FOLLOWING a three-year investigation, Ombudsperson Jay Chalke finds the use of separate confinement in B.C.’s youth custody centres is unjust, unsafe and disproportionately impacts Indigenous youth.
In a special report released on Tuesday titled Alone: The Prolonged and Repeated Isolation of Youth in Custody, Chalke calls for changes to the province’s youth corrections laws and practices to set a maximum of 22 hours on separate confinement, treat youth remanded while awaiting trial or serving a custodial sentence more humanely and strengthen oversight.
“It is clear in Canadian case law as well as international standards that having no time limits on the separate confinement of youth is unacceptable,” said Chalke. “Our investigation found that young people were isolated for long periods and the ministry’s internal review processes did not limit these prolonged stays in separate confinement.”
The report draws on records from 2017 to 2019 from BC’s two youth custody centres located in Prince George and Burnaby. It finds that as the number of youth in custody declined, the instances of separate confinement also declined. However, the average duration of separate confinement increased three-fold at the Burnaby centre, from 36 hours to 108 hours. Three youth in particular were confined for long periods of time – 38 days, 41 days and 47 days. One youth was separately confined for 78 days over an 81-day period.
Prolonged isolation was most commonly used to respond to youth who were self-injuring or suicidal. Prolonged periods of isolation for these reasons were experienced almost exclusively by Indigenous and racialized girls.
The report also finds youth who were separately confined had limited and inconsistent access to educational, mental health and cultural supports. Isolation rooms posed safety risks for youth and staff. Communication, including meetings with mental health supports, sometimes took place through a door meal slot and youth in several cases were subjected to repeated use of force and forcible removable of their clothing.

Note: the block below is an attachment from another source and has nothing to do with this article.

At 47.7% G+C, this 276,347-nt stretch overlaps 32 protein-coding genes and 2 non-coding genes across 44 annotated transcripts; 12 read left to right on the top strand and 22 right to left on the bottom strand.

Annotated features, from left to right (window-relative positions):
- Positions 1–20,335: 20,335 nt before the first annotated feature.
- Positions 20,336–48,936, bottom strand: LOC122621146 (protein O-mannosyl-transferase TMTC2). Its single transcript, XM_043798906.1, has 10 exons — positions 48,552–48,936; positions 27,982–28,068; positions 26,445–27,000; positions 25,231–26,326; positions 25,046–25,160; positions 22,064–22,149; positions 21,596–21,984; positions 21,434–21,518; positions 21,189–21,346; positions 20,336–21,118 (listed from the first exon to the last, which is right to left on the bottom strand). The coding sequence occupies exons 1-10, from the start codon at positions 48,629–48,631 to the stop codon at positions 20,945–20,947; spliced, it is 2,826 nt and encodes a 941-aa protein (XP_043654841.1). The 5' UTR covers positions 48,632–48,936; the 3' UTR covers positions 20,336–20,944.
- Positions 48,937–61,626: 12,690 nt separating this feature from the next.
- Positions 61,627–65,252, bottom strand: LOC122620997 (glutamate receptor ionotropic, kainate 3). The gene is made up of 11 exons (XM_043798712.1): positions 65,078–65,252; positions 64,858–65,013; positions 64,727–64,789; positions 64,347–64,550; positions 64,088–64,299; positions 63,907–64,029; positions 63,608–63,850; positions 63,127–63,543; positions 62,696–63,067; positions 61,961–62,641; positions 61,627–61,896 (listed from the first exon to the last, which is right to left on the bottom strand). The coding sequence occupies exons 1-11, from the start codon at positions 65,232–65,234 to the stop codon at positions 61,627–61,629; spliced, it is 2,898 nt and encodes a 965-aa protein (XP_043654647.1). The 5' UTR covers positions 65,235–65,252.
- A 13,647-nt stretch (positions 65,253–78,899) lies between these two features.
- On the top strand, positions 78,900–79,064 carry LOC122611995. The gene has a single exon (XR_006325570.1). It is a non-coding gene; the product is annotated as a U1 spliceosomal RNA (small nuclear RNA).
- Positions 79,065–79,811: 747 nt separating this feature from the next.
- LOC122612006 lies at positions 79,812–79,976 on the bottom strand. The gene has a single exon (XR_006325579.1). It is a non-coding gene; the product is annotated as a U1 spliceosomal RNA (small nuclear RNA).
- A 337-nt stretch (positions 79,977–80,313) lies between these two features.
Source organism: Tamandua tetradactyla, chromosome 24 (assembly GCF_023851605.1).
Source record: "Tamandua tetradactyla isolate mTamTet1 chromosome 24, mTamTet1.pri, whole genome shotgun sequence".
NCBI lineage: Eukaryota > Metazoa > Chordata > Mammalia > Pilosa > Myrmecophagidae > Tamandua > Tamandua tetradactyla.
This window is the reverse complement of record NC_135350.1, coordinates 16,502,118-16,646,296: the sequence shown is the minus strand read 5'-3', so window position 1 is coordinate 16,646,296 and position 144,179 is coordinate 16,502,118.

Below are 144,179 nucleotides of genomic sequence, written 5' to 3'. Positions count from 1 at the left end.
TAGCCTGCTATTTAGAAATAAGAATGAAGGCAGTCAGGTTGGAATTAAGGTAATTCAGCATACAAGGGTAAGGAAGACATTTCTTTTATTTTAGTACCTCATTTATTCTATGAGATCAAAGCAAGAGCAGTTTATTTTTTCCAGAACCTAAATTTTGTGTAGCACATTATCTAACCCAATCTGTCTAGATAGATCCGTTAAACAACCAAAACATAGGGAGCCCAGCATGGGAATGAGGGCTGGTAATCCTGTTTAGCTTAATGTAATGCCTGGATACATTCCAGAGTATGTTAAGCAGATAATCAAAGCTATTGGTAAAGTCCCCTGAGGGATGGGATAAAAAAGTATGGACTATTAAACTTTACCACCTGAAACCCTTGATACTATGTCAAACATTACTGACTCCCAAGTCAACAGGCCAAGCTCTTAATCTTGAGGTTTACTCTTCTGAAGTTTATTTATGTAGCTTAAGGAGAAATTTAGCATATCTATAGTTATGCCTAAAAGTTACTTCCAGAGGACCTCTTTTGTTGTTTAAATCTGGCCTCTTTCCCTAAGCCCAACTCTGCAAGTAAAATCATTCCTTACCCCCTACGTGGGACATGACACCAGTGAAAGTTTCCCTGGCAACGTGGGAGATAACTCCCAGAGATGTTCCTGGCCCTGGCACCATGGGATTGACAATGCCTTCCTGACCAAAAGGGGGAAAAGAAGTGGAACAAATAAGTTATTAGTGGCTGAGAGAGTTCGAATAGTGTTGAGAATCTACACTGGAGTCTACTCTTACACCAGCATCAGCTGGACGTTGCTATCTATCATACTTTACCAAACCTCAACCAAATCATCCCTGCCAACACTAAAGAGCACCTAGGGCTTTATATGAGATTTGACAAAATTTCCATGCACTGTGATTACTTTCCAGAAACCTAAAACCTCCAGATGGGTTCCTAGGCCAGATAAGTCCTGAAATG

“The ministry’s policy states it is committed to trauma-informed practice and it is past time that we see this commitment fully put into practice in relation to the use of separate confinement,” said Chalke, “Young people in custody should receive care that takes into account the trauma they have experienced and fully supports them to successfully reintegrate into society when released.”
The report makes 26 recommendations to the Ministry of Children and Family Development, all of which the government has indicated it will endeavour to implement including:
- Amend the Youth Custody Regulation to prohibit the use of separate confinement for more than 22 hours, limit the repeated use of separate confinement and prohibit the separate confinement of youth who are especially vulnerable to its harms, including those under the age of 16 and those with complex mental health needs.
- Complete an independent review of the use of force in youth custody that includes recommendations and associated plans for implementation that will be shared with the Ombudsperson.
- Develop and implement trauma-informed alternatives to separate confinement that include access to educational, mental health and cultural supports.
- Amend B.C.’s Youth Justice Act to require that youth in custody with complex mental health needs be transferred to a designated facility that is equipped to provide trauma-informed, culturally safe treatment for such youth.